Muscle activity during the playing of an instrument is an important parameter for the identification of the first signs of musculoskeletal disorders. Various techniques exist to record the activity of the muscles, the most common being electromyography (EMG). In order to assess co-contraction in the forearm muscles while playing the piano, EMG measurements were used to quantify changes in active muscle stiffness during performance. We noticed significant but steady levels of co-contraction when playing scales at the keyboard, while significant variation in co-contraction, corresponding to faster note rates and increased loudness, was observed while performing repertoire. Co-contraction was not directly related to feelings of discomfort. Contrary to what many experts believe, results from this study indicate that the presence of co-contraction is fundamental to piano playing (Andison, 2011).
The infrared camera can remotely measure the temperature of the superficial muscles of the arm and hand of a musician performing at the piano. In a first study, we were able to demonstrate that infrared thermography can be an important tool in the study of piano playing by providing information on the evolution of muscle temperatures; the interpretation of the evolution of the temperature of muscle tissue has a potentially important role for understanding interactions between muscles, the effects of warming up and muscle technique during performance (Herry, Frize, Goubran, & Comeau, 2005). In a second study using infrared imaging, we examined the difference in heat temperature between pianists with pain related to piano-playing and pianists without pain. We found that there is a statistically significant difference in hand temperature between the two groups. In addition, pianists with pain had higher hand temperatures relative to their arms (Mohamed, 2011). These two studies demonstrated that tracking muscle temperatures can provide important information on physical warm-up and may help identify early signs of inflammatory musculoskeletal disorders. Our studies aim to capture the biomechanical significance of warming during piano playing and evaluate its impact on muscles, joints and the nervous system.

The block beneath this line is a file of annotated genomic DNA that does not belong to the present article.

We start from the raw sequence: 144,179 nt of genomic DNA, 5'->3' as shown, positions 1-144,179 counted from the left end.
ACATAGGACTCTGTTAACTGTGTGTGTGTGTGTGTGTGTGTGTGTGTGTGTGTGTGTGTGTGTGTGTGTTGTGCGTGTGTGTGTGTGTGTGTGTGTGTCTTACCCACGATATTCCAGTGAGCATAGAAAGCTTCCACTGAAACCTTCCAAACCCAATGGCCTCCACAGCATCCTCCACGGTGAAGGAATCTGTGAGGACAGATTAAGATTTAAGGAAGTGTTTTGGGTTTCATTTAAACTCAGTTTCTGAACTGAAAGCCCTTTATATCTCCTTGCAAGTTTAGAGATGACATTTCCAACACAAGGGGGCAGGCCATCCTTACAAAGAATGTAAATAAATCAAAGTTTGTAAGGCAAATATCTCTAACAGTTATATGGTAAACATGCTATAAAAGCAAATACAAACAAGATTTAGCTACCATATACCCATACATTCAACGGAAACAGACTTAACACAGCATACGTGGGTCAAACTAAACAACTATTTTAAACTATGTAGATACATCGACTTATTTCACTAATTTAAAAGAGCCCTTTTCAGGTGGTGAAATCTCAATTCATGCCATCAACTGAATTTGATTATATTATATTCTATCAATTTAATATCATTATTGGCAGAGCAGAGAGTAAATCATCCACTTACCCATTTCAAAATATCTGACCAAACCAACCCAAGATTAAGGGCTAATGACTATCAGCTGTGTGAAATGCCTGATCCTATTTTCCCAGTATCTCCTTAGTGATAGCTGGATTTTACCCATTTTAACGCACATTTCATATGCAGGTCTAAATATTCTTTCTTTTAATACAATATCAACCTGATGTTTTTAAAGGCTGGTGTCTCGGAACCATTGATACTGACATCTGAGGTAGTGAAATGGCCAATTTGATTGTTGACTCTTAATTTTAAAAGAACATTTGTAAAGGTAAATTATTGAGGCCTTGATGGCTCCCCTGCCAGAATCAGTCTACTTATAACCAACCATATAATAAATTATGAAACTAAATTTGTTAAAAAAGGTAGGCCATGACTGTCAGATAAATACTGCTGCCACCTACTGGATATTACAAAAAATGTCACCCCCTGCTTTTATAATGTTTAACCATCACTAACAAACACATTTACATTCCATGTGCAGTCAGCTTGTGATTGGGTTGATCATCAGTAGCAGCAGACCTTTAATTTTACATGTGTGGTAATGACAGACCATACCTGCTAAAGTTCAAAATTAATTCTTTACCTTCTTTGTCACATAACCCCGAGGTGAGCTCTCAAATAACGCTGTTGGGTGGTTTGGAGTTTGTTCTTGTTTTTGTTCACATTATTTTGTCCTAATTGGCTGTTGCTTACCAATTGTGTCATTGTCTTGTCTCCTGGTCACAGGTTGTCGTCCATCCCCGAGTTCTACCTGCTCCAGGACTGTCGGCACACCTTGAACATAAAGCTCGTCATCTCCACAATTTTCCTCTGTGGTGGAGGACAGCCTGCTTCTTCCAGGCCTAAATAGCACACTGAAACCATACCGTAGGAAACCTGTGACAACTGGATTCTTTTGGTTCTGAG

Future Project: Rigidity, relaxation, co-contraction and pluri-articulation problems are key notions in piano pedagogy. To play the piano, musicians can choose the big, powerful extrinsic muscles of the forearm or the small intrinsic muscles of the palm in order to vary the quality of their playing. Also, a concept as central as warming up is linked to many different meanings and phenomena. Our current work already focuses on these aspects and aims to capture the biomechanical significance of warming and evaluate the impact of piano playing on muscles, joints and the nervous system. Our next objective is to produce a book for researchers and piano teachers on the biomechanics of piano playing.
A number of musicians are affected by music performance anxiety and we still know little about the cognitive aspects related to that condition. In a first study, we examined the signs and symptoms that children (ages 8-12) and teenagers (ages 13-17) experience and the levels of performance anxiety they perceive. The biggest contribution of this research was to demonstrate an increase in anxiety with age, while differentiating between emotional anxiety and physical anxiety, and between boys and girls. A strong relationship between perfectionism and self-efficacy with anxiety indicated that students with high levels of perfectionism and low levels of self-efficacy are more likely to suffer from performance anxiety (Dempsey, 2015). A follow-up study looked into the impact negative thoughts can have on performance anxiety. Based on the framework of sports psychology, adaptive coping strategies were presented and the importance of the teacher-student relationship on developing a positive and healthier perspective towards performance was discussed (Mo, 2015).
There has been extensive research conducted on musicians and hearing loss showing that musicians are often exposed to sound levels above safe limits for prolonged periods of time. However, most of these studies were done with middle-aged (professional) musicians and they were all carried out before the proliferation of personal music systems (iPods, smart phones, etc.). The study we are conducting has three main objectives. First, we are examining the hearing sensitivity in music students (age 17–24) to determine if there is greater incidence of hearing loss among music students as compared to the average population. Secondly, considering the prevalence of personal music systems among young people, we are asking if this is a potentially significant contributor to hearing loss in student musicians. Finally, we are questioning whether there are correlations between the auditory threshold of music students’ hearing and the instruments in which they specialize, the amount of time they practise, the location in which they normally practise and the amount of time they practise/perform with other musicians (Comeau, Koravand, & Swirp, 2017).